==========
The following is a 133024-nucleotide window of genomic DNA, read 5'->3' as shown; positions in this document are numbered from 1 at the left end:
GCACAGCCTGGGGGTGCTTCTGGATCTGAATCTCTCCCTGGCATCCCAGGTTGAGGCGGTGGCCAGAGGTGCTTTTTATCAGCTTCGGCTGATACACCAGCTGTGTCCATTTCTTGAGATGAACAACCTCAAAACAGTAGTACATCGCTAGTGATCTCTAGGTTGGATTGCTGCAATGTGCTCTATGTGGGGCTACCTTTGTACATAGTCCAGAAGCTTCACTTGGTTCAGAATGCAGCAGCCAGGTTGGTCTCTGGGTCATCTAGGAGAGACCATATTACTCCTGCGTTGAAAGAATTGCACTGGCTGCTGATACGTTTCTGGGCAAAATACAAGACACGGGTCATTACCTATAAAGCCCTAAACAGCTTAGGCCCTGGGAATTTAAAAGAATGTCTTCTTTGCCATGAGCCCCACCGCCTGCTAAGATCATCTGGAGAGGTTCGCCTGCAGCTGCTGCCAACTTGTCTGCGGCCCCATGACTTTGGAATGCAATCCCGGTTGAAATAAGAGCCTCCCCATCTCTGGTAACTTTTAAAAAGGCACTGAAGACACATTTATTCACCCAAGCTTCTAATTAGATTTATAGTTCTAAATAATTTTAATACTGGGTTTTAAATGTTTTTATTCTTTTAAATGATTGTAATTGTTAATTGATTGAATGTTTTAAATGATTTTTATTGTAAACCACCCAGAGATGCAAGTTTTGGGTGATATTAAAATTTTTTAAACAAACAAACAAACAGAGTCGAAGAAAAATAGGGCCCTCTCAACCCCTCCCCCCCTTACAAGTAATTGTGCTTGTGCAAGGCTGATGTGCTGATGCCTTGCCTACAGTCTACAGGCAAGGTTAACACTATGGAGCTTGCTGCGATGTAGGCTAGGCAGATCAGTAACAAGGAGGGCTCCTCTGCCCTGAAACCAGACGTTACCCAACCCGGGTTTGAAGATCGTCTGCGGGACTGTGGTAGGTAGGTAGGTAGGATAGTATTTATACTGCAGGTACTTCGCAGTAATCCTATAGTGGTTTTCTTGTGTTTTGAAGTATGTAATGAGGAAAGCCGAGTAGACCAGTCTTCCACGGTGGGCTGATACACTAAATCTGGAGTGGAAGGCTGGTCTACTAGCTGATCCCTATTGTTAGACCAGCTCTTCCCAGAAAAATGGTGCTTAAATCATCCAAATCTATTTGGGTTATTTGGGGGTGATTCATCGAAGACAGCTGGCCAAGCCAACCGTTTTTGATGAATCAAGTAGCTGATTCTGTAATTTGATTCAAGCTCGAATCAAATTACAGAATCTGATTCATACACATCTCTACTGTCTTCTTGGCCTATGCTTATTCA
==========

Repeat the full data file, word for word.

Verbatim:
The following is a 133024-nucleotide window of genomic DNA, read 5'->3' as shown; positions in this document are numbered from 1 at the left end:
GCACAGCCTGGGGGTGCTTCTGGATCTGAATCTCTCCCTGGCATCCCAGGTTGAGGCGGTGGCCAGAGGTGCTTTTTATCAGCTTCGGCTGATACACCAGCTGTGTCCATTTCTTGAGATGAACAACCTCAAAACAGTAGTACATCGCTAGTGATCTCTAGGTTGGATTGCTGCAATGTGCTCTATGTGGGGCTACCTTTGTACATAGTCCAGAAGCTTCACTTGGTTCAGAATGCAGCAGCCAGGTTGGTCTCTGGGTCATCTAGGAGAGACCATATTACTCCTGCGTTGAAAGAATTGCACTGGCTGCTGATACGTTTCTGGGCAAAATACAAGACACGGGTCATTACCTATAAAGCCCTAAACAGCTTAGGCCCTGGGAATTTAAAAGAATGTCTTCTTTGCCATGAGCCCCACCGCCTGCTAAGATCATCTGGAGAGGTTCGCCTGCAGCTGCTGCCAACTTGTCTGCGGCCCCATGACTTTGGAATGCAATCCCGGTTGAAATAAGAGCCTCCCCATCTCTGGTAACTTTTAAAAAGGCACTGAAGACACATTTATTCACCCAAGCTTCTAATTAGATTTATAGTTCTAAATAATTTTAATACTGGGTTTTAAATGTTTTTATTCTTTTAAATGATTGTAATTGTTAATTGATTGAATGTTTTAAATGATTTTTATTGTAAACCACCCAGAGATGCAAGTTTTGGGTGATATTAAAATTTTTTAAACAAACAAACAAACAGAGTCGAAGAAAAATAGGGCCCTCTCAACCCCTCCCCCCCTTACAAGTAATTGTGCTTGTGCAAGGCTGATGTGCTGATGCCTTGCCTACAGTCTACAGGCAAGGTTAACACTATGGAGCTTGCTGCGATGTAGGCTAGGCAGATCAGTAACAAGGAGGGCTCCTCTGCCCTGAAACCAGACGTTACCCAACCCGGGTTTGAAGATCGTCTGCGGGACTGTGGTAGGTAGGTAGGTAGGATAGTATTTATACTGCAGGTACTTCGCAGTAATCCTATAGTGGTTTTCTTGTGTTTTGAAGTATGTAATGAGGAAAGCCGAGTAGACCAGTCTTCCACGGTGGGCTGATACACTAAATCTGGAGTGGAAGGCTGGTCTACTAGCTGATCCCTATTGTTAGACCAGCTCTTCCCAGAAAAATGGTGCTTAAATCATCCAAATCTATTTGGGTTATTTGGGGGTGATTCATCGAAGACAGCTGGCCAAGCCAACCGTTTTTGATGAATCAAGTAGCTGATTCTGTAATTTGATTCAAGCTCGAATCAAATTACAGAATCTGATTCATACACATCTCTACTGTCTTCTTGGCCTATGCTTATTCA